Srodka is an old district of Poznan, which was an independent town until 1800.
The name was derived from the weekly town market which took place on Wednesdays (Sroda = Wednesday).
Nowadays the district seems to be a bit negelected, but it has its own charm.
Around the central Market Square you can find the Kino Malta and the St. Margaret's Church, which was built in the 15th century.
Srodka lies to the east of the Cathedral Island (Ostrow Tumski).
An early 19th century Jewish cemetery used to be located in the place where nowadays the Trade Fair grounds can be found. It was totally destoyed by the Nazis, who used the tombstones to pave roads.
Since 2008 the existence of the cemetery is commemorated by a memorial plaque at the entrance to a courtyard in the street ul. Glogowska 26a.
The courtyard was also the resting place of Poznan's Rabbi Akiva Eiger. New tombstones have been erected in the vicinity of the graves.
The Polish Underground State and Home Army Monument was unveiled on the 26th September 2007, about 68 years after the founding of the Polish Underground State.
The bronze and steel monument was designed by the Polish artist Mariusz Kulpa.
The monument mainly consists of a symbolic house and 6 eagles flying out of it, representing the destroyed houses of WWII as well as Poland's fight for independence.
The Polish Underground State and Home Army Monument is can be found in the Wieniawski Park, which is situated west of the city centre, somewhere behind the Grand Theatre.
South of the Old Town, at the crossing of the streets Sw. Marcin and Podgórna, east from the St. Marcin Church, you can see a bronze figure standing with a bike. That's the Old Marych, Stary Marych to Poles. He is an all from the beginning fictive person but he has come to symbolize the typical Poznonian. He has given voice to many ideas and arguments in the local papers, all the time speaking a local dialect.
A couple of years ago some vandal stole one of the pedals from the bike, but luckily it is now replaced.
This is something definitely worth seeing. It may be about 20 min from Poznan. I believe there are bus tours that you can take. This castle is known for its amazing woodwork.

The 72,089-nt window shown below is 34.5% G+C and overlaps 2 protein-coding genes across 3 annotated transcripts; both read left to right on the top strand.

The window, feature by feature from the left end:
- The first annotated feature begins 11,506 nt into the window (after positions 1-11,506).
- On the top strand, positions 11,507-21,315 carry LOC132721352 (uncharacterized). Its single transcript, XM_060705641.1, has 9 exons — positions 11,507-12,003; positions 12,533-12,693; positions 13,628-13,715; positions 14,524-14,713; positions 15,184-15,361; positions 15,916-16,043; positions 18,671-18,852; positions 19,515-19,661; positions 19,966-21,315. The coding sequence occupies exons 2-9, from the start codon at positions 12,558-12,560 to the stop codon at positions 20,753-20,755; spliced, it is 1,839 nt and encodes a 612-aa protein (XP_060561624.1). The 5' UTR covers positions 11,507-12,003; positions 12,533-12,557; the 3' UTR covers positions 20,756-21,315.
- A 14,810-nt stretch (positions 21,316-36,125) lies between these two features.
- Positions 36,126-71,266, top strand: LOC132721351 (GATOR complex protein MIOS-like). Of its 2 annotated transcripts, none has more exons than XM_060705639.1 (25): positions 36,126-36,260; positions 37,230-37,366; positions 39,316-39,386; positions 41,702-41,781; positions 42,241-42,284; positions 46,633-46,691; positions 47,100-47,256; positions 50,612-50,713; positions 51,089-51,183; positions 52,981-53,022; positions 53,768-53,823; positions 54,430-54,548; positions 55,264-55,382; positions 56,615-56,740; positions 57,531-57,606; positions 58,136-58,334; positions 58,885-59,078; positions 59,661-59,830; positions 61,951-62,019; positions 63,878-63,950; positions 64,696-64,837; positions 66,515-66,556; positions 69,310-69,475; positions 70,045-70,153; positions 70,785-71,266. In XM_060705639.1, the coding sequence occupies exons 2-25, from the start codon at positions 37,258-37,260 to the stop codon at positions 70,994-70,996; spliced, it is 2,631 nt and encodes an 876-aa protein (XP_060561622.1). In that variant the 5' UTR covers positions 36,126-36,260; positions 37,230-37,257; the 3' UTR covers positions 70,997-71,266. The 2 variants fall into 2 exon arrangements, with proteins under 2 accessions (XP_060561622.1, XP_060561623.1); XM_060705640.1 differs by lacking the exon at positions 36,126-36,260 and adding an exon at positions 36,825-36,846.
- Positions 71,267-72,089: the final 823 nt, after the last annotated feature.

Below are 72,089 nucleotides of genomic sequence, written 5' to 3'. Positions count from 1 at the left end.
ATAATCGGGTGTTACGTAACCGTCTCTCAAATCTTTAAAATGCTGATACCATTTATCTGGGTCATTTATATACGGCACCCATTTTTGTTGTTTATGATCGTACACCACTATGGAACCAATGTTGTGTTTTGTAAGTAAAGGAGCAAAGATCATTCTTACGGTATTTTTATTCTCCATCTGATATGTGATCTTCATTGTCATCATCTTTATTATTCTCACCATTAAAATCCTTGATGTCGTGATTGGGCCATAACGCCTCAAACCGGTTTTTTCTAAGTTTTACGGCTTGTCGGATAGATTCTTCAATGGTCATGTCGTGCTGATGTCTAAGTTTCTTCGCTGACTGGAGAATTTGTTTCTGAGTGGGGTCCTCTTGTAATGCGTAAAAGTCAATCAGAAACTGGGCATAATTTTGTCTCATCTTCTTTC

It is in the 14 century already, that the castle has been built in Kórnik by the brother of the bishop of the nearby Poznañ. The medieval defensive castle has been throughout centuries changed and rebuilt by the consecutive aristocratic owners, the noble families Górka, Na³êcz Czarnkowski, Grudziñski and Szo³drski. Inherited in 1801 by the Dzia³yñski family, the Kórnik Castle has been rebuilt (1843-1861) in the neo-gothic style by the famous architect from not so far away Berlin - Karl Friedrich Schinkel. Death of the owner - Tytus Dzia³yñski interrupted the construction, but just a few years later, his son Jan Kanty Dzia³yñski continued the works.
About 115 km from Poznan is a small village called Lichen Stary. Here you'll see a small beautiful old town, but towering above nearby is the Sanctuary of Our Lady of Lichen. It is enormous!! I had to back almost off the property to fit it in the frame :) If you're in th area, it's worth a visit.
It is currently Polands largest church, the seventh largest in Europe, and 11th in the world.
The church, rising 98 meters (central nave), 141,5 metres (church tower), is 120 metres long and 77 metres in width.
Maybe 100+ km from Poznan, theres a little castle tucked away in a park in a town named Goluchow. The castle dates back to the 16th century and posesses French Renaissance traits. It was originally a defence structure and was built for Rafal Leszczynski around 1650, to be turned into a stately magnate residence by Rafal's son, Waclaw, one of the Republic of Poland - Lithuania's most prominent citizens.
In 1853, the Goluchow was purchased by Tuytus Dzialynski (the owner of Kornik Castle) and then given to his son Jan in 1857. Jan at the time married Izabella Czartoryski, daughter of the leader of the "Hotel Lambert" Society in Exile, Prince Adam Czartoryski.
Izabella brought here architects, sculptors, and painters from France along with craftsmen from Kornik. Izabella was also an ardent collector of art ranging from fine paintings to ancient Greek vases.